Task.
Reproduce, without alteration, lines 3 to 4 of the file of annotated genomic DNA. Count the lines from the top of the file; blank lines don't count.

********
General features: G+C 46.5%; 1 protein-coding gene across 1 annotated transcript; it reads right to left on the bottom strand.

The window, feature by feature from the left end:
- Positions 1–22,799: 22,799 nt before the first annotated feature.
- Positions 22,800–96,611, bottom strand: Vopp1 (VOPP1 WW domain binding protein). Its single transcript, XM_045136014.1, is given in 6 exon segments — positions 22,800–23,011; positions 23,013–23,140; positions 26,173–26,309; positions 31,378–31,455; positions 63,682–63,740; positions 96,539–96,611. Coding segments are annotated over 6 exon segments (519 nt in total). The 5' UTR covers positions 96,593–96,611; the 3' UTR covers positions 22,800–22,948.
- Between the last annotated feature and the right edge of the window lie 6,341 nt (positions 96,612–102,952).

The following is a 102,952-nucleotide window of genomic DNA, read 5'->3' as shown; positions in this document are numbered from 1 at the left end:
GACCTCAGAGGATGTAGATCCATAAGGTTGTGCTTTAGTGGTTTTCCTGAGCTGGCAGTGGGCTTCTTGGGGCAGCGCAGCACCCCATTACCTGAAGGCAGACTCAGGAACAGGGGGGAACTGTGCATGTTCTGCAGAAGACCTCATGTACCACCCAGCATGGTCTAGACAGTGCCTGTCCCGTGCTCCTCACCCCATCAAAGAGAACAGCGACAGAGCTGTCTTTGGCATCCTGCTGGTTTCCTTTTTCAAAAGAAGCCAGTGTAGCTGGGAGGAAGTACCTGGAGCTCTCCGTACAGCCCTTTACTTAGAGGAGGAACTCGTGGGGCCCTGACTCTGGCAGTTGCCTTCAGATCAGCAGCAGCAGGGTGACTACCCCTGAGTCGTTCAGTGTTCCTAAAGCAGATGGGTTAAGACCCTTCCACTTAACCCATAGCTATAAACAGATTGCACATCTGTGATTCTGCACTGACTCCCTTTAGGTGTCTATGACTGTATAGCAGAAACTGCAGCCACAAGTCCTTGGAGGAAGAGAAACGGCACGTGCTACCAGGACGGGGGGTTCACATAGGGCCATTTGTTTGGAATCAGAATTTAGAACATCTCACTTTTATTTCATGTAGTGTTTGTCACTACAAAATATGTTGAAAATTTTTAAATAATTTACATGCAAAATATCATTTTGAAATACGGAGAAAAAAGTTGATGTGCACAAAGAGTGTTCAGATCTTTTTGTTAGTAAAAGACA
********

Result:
- Positions 1–22,799: 22,799 nt before the first annotated feature.
- Positions 22,800–96,611, bottom strand: Vopp1 (VOPP1 WW domain binding protein). Its single transcript, XM_045136014.1, is given in 6 exon segments — positions 22,800–23,011; positions 23,013–23,140; positions 26,173–26,309; positions 31,378–31,455; positions 63,682–63,740; positions 96,539–96,611. Coding segments are annotated over 6 exon segments (519 nt in total). The 5' UTR covers positions 96,593–96,611; the 3' UTR covers positions 22,800–22,948.